A Look at Depression: Elijah

DEPRESSION CAN BLIND US TO GOD’S LOVE!

Elijah is another man in the Bible who suffered with depression. 1 Kings 19:4-19 shares the details of what Elijah experienced.

Elijah’s depression struck him after he had had a mountain-top experience with the Lord. He had prayed and asked the Lord to prove Himself as God and the Lord did just that in a miraculous way. The people were in awe. You can read specifically about this highpoint in Elijah’s life in 1 Kings 19:16-39.

It was following this that a woman named Jezebel, a wicked queen of that time, began to threaten Elijah’s life and Elijah ran scared. He literally ran for more than eighty miles. He fled to Beersheba and then went deep into the wilderness. There he crawled under a broom tree, exhausted and feeling great despair. He cried out to the Lord and asked the Lord to let him die.

Often in the depths of depression, people lose hope to the point of wanting to end their life. The sadness becomes overwhelming. And all of life can weigh you down.

The feelings of not wanting to live life can consume you. It is especially important during these times to have the support of a Christian counselor, a medical doctor, or a psychiatrist to help keep you safe. But beyond that, above all, it is important to remember who God is, and to remember His love for you.

Elijah lost sight of what the Lord had just done for him and he ran in fear, not consulting God for help, direction, or protection. He forgot about God’s presence and love.

Sometimes when life feels so heavy, we become very overwhelmed and only look inward. We live consumed with our feelings; drowning in our pain, in our needs, and in our fears. We become blind to the Lord reaching to us.

I know in my depression I was consumed with the fear of not having what I needed, I never realized how a death of a loved one early in my life, the loss of that very special relationship, had affected me so deeply. I had buried the pain and loss. The fear of losing again, the fear of not having the love I needed overwhelmed me. The grief I had not dealt with buried me under its heaviness. I didn’t see how the Lord’s love could meet me and satisfy me. I only could feel the desperation of my heart.

Right now, as I look back at that time I realize how my lack of seeing God’s love propelled me into greater hopelessness. I only need to look at the Lord’s response to Elijah to realize the depth of God’s love for him to begin to know the reality of it for me.

It seems the most human reaction to Elijah’s behavior would have been frustration, like, “Are you kidding me?” It seems like the Lord could have been a bit angry with him, “how could you forget what I just did for you? How could you forget to even call on Me?”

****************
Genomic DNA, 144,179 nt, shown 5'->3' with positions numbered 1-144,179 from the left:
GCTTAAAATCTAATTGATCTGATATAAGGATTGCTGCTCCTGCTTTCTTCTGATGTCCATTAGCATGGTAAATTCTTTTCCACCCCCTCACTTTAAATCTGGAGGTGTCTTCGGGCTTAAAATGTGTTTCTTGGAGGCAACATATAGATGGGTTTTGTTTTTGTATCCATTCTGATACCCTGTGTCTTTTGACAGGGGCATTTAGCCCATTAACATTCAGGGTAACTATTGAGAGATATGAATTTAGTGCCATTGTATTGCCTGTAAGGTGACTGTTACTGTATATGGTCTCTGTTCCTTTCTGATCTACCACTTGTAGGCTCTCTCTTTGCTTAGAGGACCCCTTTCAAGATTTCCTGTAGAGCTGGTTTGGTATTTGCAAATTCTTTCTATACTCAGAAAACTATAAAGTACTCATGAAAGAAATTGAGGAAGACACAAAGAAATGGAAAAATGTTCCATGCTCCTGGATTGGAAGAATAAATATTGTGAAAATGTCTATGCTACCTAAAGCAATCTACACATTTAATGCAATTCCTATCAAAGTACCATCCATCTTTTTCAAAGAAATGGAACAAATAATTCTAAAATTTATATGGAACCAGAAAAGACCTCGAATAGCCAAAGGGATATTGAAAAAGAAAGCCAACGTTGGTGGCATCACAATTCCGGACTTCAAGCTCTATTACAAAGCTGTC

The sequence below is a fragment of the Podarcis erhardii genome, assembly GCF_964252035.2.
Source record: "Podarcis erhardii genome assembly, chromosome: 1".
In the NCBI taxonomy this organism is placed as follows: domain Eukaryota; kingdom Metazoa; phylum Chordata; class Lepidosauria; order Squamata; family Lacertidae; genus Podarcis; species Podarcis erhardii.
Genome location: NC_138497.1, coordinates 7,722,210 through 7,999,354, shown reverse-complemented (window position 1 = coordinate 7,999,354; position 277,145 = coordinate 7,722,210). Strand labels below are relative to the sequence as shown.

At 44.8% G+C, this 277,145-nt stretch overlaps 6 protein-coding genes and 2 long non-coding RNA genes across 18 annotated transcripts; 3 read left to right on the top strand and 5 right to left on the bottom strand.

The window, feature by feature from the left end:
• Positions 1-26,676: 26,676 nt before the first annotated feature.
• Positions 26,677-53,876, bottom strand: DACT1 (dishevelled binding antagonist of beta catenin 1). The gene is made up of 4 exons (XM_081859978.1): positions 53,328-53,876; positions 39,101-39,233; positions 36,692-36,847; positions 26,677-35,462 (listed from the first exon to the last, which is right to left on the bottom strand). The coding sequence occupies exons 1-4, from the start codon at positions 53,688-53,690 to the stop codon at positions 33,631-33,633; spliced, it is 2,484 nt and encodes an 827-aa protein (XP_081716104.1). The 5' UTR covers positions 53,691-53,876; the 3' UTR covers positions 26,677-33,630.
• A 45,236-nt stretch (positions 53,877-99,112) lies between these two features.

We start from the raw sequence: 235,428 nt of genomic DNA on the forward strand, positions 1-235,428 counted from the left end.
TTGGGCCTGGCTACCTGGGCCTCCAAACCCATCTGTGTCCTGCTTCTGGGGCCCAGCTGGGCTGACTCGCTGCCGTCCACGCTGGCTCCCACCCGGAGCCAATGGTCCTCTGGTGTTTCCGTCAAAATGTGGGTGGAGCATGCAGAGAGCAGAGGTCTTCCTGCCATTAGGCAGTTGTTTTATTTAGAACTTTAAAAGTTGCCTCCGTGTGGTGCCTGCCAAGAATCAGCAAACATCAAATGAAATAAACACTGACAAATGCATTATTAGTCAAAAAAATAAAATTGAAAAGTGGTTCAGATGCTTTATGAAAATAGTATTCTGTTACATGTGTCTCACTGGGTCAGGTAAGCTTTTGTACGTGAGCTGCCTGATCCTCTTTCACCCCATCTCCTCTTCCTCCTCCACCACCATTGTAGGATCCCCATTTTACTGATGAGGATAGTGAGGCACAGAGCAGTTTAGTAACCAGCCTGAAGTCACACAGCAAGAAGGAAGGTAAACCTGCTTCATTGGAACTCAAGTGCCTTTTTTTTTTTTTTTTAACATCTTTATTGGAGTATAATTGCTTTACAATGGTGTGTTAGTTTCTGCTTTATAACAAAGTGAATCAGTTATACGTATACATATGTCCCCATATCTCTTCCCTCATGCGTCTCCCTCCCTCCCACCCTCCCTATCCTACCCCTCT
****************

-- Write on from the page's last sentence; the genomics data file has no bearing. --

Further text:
But no, that is not God’s response at all, instead the Lord meets Elijah in his neediness, in his deep exhaustion and the Lord cares for him. He lets Elijah sleep. He gives him food and drink.

What love! I needed that kind of non-judgemental, ever-present kind, gracious love. I needed someone to see the pain and fear within as I journeyed through my depression. But I missed it for a long time.

The Lord saw Elijah’s need and met him in it. And the Lord did see my need too, and He met me in my need as well. It just took me a long time to recognize Him in the middle of my anguish, because I was looking for a different answer.

The Lord sees the deepest needs of our hearts in a very real way. He knows the pain, the loss, the emptiness, the fear, whatever we are experiencing, He knows. And He is here. He comes to us with His loving presence and the tenderness of His care. He works to restore our brokenness. He picks up the pieces of our hearts and our lives, and puts them back together with the glue of His love. He shows us the way out. He gives us guidance and purpose. He doesn’t rush us but helps us to see Who He is, He helps us to see that He is all we need. He is the One Who fills our hearts with joy, and wraps us in His peace. And above all He holds us in His love.

What more could one want or need? Yet, our hearts get set on a desire, or on something we feel we can’t live without and we miss the Lord’s love. The only love that can fill our emptiness in a perfect way.

There are so many lessons to be learned from Elijah’s story, but the one that stands out to me the most is that our God is a personal God full of tender love. And it is in that love that He meets us in our pain, despair, and anguish. He comes alongside and helps us to see. He helps us to see Who He is and that He is for us and that is one of the most important things one needs to know in the loneliness and desperation of depression.

The Lord gives our hearts a reason to hope in a time when there doesn’t seem to be any hope. We must cling to the hope of His everlasting love and to the reality of His presence. He is with us through it all and He is faithful!

Next week I will continue to look at depression in the Bible in the story of Hannah.

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Find Rest in the Ruckus